- Consultation on draft regulation will run until Dec. 16
- Public hearing on draft scheduled for Dec. 11 in Frankfurt
The European Central Bank started a public consultation on proposed rules to standardize the application of European Union banking law in the currency bloc’s 19 member countries.
The ECB “today published the draft ECB Regulation on the exercise of options and discretions available in Union law and the draft ECB Guide on options and discretions available in Union law,” the Frankfurt-based institution said in a statement on Wednesday. “These documents lay down how the exercise of options and discretions in banking legislation is to be harmonized in the euro area. This is a major step toward creating a level playing field in the euro-area banking sector.”
Since becoming the supervisor a year ago for more than 120 banks across the region, the ECB has sought to create what it calls a “level playing field” for lenders, bringing together the patchwork of different traditions, interpretations and legal requirements. The supervisory board has agreed on a standard interpretation of EU law for 122 out of the more than 150 special national opt-outs.
The consultation on the draft regulation, which will be a binding legal instrument, is scheduled to run until Dec. 16. Members of the public can submit comments on the draft via the ECB’s website. A hearing is scheduled to take place at the ECB’s premises in Frankfurt on Dec. 11. The central bank foresees the regulation being adopted around March 2016.
The process of harmonizing national practices will affect two areas in particular, the ECB said. Those are the treatment of banks’ holdings in insurance subsidiaries, and the phasing-in of deductions to capital on account of certain kinds of deferred tax assets, or DTAs.
For example, a six-year phase-in period for deduction of DTAs that rely on future profitability, instead of 10 years, would mean a capital charge next year of around 40 basis points for some Spanish and French banks, the ECB said. DTAs that have been converted into tax credits, such as those in use in Greece, Portugal and Italy as well as Spain, are not covered by the regulation.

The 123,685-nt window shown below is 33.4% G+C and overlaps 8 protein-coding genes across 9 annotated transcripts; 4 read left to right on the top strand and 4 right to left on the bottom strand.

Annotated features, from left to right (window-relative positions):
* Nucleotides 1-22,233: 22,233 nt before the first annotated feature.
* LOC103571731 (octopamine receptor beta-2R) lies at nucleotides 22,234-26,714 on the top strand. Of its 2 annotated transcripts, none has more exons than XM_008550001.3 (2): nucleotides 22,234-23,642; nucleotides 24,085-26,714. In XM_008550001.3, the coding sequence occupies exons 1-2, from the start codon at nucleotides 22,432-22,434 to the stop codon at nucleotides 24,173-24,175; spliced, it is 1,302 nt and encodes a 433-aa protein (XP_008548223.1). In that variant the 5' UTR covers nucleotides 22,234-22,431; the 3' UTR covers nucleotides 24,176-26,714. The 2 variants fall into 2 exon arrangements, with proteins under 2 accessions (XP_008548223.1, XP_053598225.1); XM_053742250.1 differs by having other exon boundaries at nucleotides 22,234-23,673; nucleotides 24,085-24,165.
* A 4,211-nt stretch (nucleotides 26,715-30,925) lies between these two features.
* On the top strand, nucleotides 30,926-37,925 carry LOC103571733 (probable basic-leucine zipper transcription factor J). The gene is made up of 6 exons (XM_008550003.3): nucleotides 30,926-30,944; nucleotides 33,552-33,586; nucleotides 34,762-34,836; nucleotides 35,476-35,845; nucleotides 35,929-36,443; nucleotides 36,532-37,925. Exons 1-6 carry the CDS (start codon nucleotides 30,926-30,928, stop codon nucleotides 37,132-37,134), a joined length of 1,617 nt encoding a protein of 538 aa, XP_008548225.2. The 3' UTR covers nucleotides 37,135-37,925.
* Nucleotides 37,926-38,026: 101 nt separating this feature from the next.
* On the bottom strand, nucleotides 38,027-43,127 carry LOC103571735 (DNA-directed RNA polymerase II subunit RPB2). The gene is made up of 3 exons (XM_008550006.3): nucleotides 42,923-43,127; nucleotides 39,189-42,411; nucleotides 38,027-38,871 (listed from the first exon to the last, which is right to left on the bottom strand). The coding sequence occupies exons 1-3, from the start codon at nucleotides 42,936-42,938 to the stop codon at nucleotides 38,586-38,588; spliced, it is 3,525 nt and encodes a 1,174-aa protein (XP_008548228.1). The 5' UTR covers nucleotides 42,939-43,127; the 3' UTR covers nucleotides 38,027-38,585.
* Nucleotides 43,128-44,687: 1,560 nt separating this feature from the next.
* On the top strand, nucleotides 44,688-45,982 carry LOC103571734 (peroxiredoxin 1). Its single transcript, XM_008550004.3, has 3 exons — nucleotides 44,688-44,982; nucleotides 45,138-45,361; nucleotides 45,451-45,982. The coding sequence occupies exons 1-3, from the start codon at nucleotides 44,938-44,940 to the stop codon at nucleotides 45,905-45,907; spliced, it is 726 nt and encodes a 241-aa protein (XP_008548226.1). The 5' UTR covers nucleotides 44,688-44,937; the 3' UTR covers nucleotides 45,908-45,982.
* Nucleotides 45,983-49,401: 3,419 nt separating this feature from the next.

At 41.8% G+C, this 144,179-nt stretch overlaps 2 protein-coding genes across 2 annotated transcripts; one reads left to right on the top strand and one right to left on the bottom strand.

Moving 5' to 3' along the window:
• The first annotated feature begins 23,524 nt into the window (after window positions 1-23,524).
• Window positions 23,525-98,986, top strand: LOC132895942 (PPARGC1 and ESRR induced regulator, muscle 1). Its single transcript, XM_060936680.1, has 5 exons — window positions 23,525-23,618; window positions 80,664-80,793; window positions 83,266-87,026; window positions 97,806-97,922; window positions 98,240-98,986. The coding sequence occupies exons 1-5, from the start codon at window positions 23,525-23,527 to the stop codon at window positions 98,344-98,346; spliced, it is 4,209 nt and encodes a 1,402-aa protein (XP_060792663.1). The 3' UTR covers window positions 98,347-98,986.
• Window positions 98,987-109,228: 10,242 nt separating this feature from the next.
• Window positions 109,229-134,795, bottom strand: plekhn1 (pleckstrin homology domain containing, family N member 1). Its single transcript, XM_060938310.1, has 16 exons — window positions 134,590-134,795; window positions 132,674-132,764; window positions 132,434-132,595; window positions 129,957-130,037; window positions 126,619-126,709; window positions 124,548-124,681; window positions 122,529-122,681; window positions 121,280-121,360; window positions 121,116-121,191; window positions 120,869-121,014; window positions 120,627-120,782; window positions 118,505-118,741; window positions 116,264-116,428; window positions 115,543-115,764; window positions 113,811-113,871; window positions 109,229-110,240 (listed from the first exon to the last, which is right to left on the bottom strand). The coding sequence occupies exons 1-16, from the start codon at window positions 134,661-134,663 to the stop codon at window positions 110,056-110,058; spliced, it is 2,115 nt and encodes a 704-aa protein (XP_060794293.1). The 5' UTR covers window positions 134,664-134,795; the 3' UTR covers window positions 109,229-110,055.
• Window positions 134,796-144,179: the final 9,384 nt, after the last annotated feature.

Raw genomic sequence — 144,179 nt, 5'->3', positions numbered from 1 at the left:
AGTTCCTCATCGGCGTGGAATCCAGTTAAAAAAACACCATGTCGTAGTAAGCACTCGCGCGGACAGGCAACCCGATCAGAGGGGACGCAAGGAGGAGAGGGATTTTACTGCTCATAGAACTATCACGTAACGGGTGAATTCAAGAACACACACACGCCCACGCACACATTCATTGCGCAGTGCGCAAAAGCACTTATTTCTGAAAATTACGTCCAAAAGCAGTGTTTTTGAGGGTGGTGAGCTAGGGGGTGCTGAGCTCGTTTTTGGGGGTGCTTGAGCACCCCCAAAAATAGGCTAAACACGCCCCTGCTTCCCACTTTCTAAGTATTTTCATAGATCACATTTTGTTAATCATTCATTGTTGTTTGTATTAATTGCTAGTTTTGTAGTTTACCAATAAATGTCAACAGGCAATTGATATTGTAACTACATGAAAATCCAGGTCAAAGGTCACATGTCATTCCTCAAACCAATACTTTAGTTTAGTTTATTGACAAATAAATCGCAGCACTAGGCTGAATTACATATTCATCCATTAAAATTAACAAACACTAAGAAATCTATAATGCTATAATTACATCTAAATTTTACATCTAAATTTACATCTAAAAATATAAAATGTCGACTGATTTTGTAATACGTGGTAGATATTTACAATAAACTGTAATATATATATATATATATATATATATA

“An inconsistent exercise of options and discretions across Single Supervisory Mechanism member countries, where not justified for example by national specificities, can contribute to fragmentation and risk in the banking sector,” the ECB said. “The regulation and the guide have been conceived with the overall objective to foster the harmonization of supervisory practices.”
The ECB said it gave special consideration to international standards and in particular to the work of the Basel Committee on Banking Supervision.
The phase-in rules of the Basel accord and their EU implementation were meant to moderate cliff effects that their immediate introduction would have created. Yet their practical relevance in the market is limited because analysts and investors are generally looking at “fully loaded” capital ratios, which are calculated according to the final set of rules.
Most banks now emphasize either both ratios in their market communication, or focus on just the fully loaded numbers. The exceptions are lenders under special restructuring regimes, such as banks in Ireland, Spain, and those that are struggling to reach minimum ratios.
In some cases, the ECB has so far been unable to reach agreement on eradicating national divergences.
“Follow-up actions regarding 20 options and discretions as a final policy stance could not be formulated in full detail, or will not be fully operational until further developments, both internally and at European Banking Authority or Basel Committee level, are complete,” it said.